Replication begins with a painstaking process called glass mastering. In this step, a laser is used to copy data onto a light-reactive glass plate. The plate's photosensitive glaze reacts to the heat of the laser, thus etching several gigabytes worth of digital information for permanent storage.
The data encoded on the glass master comes in binary form, a series of 1s and 0s. While these 1s and 0s may seem like gobbledygook to the average human, it is the language that CD and DVD players understand. Once scored onto the plate via laser, binary information appears as very tiny depressions of varying depths, similar to the grooves on a vinyl record.
Since a glass master cannot be altered once it is completed, great care must be taken when preparing one. As a quality control measure, it has to be made in a clean room environment. Any defects or impurities on the glass master will definitely compromise the integrity and playability of the final CDs or DVDs.
A glass master is considered too delicate to be used for heavy-duty and large-scale disc production. Instead, it is used to create several sturdier, more durable metal molds called stampers. In a process known as stamping or pressing, each stamper is injected with a transparent plastic substance called polycarbonate. The excess plastic is then removed, leaving an exact impression of the mold.
To make the polycarbonate disc suitable for playing, it is then finished with a coat of reflective material. Once the replication process is completed, the disc is finally ready for labeling and packaging.
Replication is considered to be superior to disc duplication. As such, it is regarded as the industry standard. This is because it offers greater consistency in production quality and disc playability than the burning process. In a sense, burning may be likened to photocopying while replication may be likened to cloning. Replicated discs are exact and faithful reproductions of their glass masters; duplicated discs, on the other hand, may differ from their source depending on the quality of the blank media used.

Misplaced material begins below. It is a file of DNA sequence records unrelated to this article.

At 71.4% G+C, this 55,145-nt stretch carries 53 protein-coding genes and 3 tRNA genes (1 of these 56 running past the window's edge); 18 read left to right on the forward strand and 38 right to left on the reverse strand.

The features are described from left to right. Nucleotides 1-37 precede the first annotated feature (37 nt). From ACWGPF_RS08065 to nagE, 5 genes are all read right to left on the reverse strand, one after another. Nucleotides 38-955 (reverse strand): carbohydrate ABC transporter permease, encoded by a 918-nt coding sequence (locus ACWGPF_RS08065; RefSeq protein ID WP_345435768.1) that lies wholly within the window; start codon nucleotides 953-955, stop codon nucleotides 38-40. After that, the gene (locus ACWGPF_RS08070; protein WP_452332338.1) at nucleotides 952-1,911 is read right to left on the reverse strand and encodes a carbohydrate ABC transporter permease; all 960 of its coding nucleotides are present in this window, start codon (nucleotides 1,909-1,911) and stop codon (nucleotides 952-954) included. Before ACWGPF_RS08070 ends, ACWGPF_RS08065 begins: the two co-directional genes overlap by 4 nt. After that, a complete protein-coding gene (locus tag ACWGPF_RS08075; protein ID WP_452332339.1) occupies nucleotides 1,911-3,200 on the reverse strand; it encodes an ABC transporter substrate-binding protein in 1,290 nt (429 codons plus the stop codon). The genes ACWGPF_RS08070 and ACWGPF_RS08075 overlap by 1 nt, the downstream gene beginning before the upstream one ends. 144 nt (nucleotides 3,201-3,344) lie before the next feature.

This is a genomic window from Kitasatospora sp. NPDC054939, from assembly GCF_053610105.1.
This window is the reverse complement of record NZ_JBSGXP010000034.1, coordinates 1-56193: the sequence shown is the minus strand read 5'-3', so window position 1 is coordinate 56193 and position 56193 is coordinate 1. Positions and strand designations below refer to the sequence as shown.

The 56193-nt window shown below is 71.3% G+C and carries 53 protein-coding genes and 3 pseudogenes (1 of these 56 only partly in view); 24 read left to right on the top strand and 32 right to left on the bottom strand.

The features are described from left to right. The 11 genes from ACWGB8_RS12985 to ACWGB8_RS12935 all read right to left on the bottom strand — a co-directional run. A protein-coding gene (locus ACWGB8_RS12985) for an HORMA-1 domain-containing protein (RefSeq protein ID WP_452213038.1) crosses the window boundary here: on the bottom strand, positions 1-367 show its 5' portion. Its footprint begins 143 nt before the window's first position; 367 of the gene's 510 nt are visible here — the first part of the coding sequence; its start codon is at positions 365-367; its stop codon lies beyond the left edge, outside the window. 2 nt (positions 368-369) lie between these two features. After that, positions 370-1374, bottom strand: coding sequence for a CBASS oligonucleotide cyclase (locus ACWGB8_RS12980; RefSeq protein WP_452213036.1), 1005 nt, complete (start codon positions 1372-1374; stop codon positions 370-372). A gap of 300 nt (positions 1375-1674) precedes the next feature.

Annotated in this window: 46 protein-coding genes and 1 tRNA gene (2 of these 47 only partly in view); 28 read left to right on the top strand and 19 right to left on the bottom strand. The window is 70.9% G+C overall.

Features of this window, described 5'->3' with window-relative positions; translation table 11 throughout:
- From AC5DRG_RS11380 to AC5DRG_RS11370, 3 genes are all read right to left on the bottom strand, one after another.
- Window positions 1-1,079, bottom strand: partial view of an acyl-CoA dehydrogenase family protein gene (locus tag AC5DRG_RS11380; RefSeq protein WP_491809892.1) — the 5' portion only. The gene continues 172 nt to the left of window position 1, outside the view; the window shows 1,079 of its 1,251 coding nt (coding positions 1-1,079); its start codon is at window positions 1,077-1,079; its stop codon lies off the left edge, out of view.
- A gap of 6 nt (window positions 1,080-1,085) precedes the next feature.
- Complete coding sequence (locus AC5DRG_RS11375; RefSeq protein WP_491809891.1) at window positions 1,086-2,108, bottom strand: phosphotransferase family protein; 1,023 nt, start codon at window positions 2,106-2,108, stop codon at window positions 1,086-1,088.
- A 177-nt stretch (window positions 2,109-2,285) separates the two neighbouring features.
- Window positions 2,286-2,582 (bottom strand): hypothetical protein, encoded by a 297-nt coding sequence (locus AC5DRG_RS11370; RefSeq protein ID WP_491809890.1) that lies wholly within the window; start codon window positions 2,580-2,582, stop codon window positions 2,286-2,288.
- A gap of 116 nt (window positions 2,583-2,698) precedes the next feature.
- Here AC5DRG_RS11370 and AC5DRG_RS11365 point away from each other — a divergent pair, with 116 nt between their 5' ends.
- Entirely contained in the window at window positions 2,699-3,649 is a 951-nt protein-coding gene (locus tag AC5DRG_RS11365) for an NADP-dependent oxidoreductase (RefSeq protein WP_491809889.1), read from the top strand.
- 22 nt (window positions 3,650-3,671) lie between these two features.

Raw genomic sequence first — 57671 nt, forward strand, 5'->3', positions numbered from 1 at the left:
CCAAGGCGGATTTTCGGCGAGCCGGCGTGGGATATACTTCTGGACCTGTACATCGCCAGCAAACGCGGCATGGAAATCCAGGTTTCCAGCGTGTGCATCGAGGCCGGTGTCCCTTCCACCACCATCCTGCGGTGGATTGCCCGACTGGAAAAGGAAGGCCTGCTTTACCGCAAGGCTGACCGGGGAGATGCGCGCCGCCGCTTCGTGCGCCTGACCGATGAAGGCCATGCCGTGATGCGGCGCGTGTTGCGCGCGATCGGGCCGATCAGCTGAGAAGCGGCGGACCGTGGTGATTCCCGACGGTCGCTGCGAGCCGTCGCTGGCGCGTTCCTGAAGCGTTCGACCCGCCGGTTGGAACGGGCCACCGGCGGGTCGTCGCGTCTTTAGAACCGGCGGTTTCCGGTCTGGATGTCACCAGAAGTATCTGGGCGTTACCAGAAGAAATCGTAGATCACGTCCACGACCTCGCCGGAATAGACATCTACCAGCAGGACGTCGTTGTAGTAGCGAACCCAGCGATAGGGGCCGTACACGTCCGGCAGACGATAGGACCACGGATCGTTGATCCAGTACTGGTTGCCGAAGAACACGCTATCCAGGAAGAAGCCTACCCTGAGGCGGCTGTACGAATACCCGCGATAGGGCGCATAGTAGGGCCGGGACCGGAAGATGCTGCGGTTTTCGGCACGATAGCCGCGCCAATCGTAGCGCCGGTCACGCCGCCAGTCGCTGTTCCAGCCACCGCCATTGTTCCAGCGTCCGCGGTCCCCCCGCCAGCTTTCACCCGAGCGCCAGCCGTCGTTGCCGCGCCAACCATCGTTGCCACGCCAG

However, due to the complicated and tedious nature of CD and DVD replication, its turn-around or completion time is considerably longer than that of duplication. Depending on the number of copies, discs may be duplicated within a matter of minutes. In contrast, a batch of discs can take two to four weeks to replicate.
Replication is also best left to the experts. Owing to the need for clean rooms and special equipment, the startup expense and preparation can be costlier as well as resource-intensive. But in the long run, replication yields a lower per-unit-cost than disc burning.
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